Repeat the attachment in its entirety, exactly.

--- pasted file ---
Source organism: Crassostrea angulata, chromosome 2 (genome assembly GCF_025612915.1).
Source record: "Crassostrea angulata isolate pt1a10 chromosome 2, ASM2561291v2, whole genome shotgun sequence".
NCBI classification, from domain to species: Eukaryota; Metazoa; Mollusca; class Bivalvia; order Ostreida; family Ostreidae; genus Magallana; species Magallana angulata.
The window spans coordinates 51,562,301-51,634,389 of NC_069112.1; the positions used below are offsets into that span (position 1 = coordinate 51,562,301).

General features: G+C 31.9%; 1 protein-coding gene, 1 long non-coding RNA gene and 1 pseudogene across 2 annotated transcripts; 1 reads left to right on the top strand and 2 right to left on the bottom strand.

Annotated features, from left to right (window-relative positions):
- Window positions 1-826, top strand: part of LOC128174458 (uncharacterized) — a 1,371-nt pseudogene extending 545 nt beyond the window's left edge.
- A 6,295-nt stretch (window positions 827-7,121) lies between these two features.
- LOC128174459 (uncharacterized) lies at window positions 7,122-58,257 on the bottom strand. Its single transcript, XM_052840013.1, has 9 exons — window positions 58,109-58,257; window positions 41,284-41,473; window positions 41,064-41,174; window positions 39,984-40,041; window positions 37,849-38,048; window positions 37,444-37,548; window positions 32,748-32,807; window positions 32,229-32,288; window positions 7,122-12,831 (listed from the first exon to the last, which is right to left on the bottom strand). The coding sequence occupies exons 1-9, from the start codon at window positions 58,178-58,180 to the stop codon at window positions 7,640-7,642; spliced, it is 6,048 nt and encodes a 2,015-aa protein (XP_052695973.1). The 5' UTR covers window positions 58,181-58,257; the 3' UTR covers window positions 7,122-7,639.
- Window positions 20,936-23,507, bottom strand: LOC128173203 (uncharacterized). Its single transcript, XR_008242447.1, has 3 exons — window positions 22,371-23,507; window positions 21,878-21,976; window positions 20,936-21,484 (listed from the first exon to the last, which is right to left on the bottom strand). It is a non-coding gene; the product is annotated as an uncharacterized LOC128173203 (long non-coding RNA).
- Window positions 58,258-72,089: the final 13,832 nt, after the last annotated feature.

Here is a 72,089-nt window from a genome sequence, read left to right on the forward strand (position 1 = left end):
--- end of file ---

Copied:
Source organism: Crassostrea angulata, chromosome 2 (genome assembly GCF_025612915.1).
Source record: "Crassostrea angulata isolate pt1a10 chromosome 2, ASM2561291v2, whole genome shotgun sequence".
NCBI classification, from domain to species: Eukaryota; Metazoa; Mollusca; class Bivalvia; order Ostreida; family Ostreidae; genus Magallana; species Magallana angulata.
The window spans coordinates 51,562,301-51,634,389 of NC_069112.1; the positions used below are offsets into that span (position 1 = coordinate 51,562,301).

General features: G+C 31.9%; 1 protein-coding gene, 1 long non-coding RNA gene and 1 pseudogene across 2 annotated transcripts; 1 reads left to right on the top strand and 2 right to left on the bottom strand.

Annotated features, from left to right (window-relative positions):
- Window positions 1-826, top strand: part of LOC128174458 (uncharacterized) — a 1,371-nt pseudogene extending 545 nt beyond the window's left edge.
- A 6,295-nt stretch (window positions 827-7,121) lies between these two features.
- LOC128174459 (uncharacterized) lies at window positions 7,122-58,257 on the bottom strand. Its single transcript, XM_052840013.1, has 9 exons — window positions 58,109-58,257; window positions 41,284-41,473; window positions 41,064-41,174; window positions 39,984-40,041; window positions 37,849-38,048; window positions 37,444-37,548; window positions 32,748-32,807; window positions 32,229-32,288; window positions 7,122-12,831 (listed from the first exon to the last, which is right to left on the bottom strand). The coding sequence occupies exons 1-9, from the start codon at window positions 58,178-58,180 to the stop codon at window positions 7,640-7,642; spliced, it is 6,048 nt and encodes a 2,015-aa protein (XP_052695973.1). The 5' UTR covers window positions 58,181-58,257; the 3' UTR covers window positions 7,122-7,639.
- Window positions 20,936-23,507, bottom strand: LOC128173203 (uncharacterized). Its single transcript, XR_008242447.1, has 3 exons — window positions 22,371-23,507; window positions 21,878-21,976; window positions 20,936-21,484 (listed from the first exon to the last, which is right to left on the bottom strand). It is a non-coding gene; the product is annotated as an uncharacterized LOC128173203 (long non-coding RNA).
- Window positions 58,258-72,089: the final 13,832 nt, after the last annotated feature.

Here is a 72,089-nt window from a genome sequence, read left to right on the forward strand (position 1 = left end):